Samsung will reduce Galaxy Note 7’s battery capacity via automatic update

Samsung takes seriously the lever on the Galaxy Note 7 customers back. The company issued a recall, worked with carriers, and made several announcements concerning the device. Now they will try something new - limit the ability of the battery to 60% charge.

For now, the update over the air will be limited to South Korea, where Samsung has released a cover page ad in the Seoul Shinmun, a newspaper in South Korea. The announcement indicates that the devices are limited to only 60% load, especially lead users to exchange your hardware. It is a measure of first put consumer safety, but "we apologize for causing inconvenience," according to the AP.

Samsung is in talks with mobile operators around the world to discuss push similar changes to other devices. The issue has highlighted one of the problems with the smart phones in general. Apple or Microsoft, the company responsible for the operating system also has the ability to drive change for her. The two developers of the operating system have taken steps in recent years to ensure that all users are protected by security updates and bug fixes if they want to or not. (Policies with Microsoft Windows 10 were controversial to push the changes are not security and a general lack of communication around patches - security updates, in themselves are not controversial). The Android ecosystem is much more fragmented and no company responsible for pushing updates to consumers.

It is unclear whether Samsung did this simply change to reduce the risk of overheating or because it leads consumers in stores. It is likely a mixture of both. While the company initially minimized the risk and toldThe Wall Street Journal that only a handful of devices is affected, we can not remember the last time that any company has gone to these lengths to remember devices. Sony battery recall a few years ago when the technology of the lithium-ion battery is newer and less tested was significant. However, Samsung has released all the stops to drive consumers to stores to replace your hardware.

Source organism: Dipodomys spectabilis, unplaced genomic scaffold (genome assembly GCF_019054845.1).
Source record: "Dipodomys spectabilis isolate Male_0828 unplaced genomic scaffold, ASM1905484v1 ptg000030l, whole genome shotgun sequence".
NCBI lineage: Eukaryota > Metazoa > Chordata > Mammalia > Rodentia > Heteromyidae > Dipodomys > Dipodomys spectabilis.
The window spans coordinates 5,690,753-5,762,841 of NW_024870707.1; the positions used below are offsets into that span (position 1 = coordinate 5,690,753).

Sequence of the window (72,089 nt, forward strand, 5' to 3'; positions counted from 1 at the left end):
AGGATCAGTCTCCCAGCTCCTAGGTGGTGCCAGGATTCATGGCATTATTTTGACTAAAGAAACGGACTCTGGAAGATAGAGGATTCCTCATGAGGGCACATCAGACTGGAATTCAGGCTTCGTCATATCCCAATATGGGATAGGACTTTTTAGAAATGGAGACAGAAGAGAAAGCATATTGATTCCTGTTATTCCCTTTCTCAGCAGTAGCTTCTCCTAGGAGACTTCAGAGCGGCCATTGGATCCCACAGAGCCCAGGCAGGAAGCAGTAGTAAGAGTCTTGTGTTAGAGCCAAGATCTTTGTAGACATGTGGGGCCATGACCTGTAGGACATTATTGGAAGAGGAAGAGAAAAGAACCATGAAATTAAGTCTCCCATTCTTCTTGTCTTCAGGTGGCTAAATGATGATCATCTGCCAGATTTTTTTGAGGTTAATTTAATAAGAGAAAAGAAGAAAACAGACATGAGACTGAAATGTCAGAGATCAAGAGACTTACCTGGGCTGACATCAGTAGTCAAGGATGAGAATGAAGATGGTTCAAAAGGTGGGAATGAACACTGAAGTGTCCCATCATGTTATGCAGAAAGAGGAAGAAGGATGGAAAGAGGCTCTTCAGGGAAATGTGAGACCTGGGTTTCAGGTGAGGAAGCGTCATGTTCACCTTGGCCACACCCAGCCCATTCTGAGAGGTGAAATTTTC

Or this problem is bigger than the company originally thought or decided to be very proactive with your fingers. In the first case, the company has to say something concrete about it - treat this as a measure to save face will not work if the high-level failures still occur. In the latter case, then good for Samsung. Hitting the battery life is quite likely to bring people into the stores, and it is expected that the company can roll the solution to most of South Korea.


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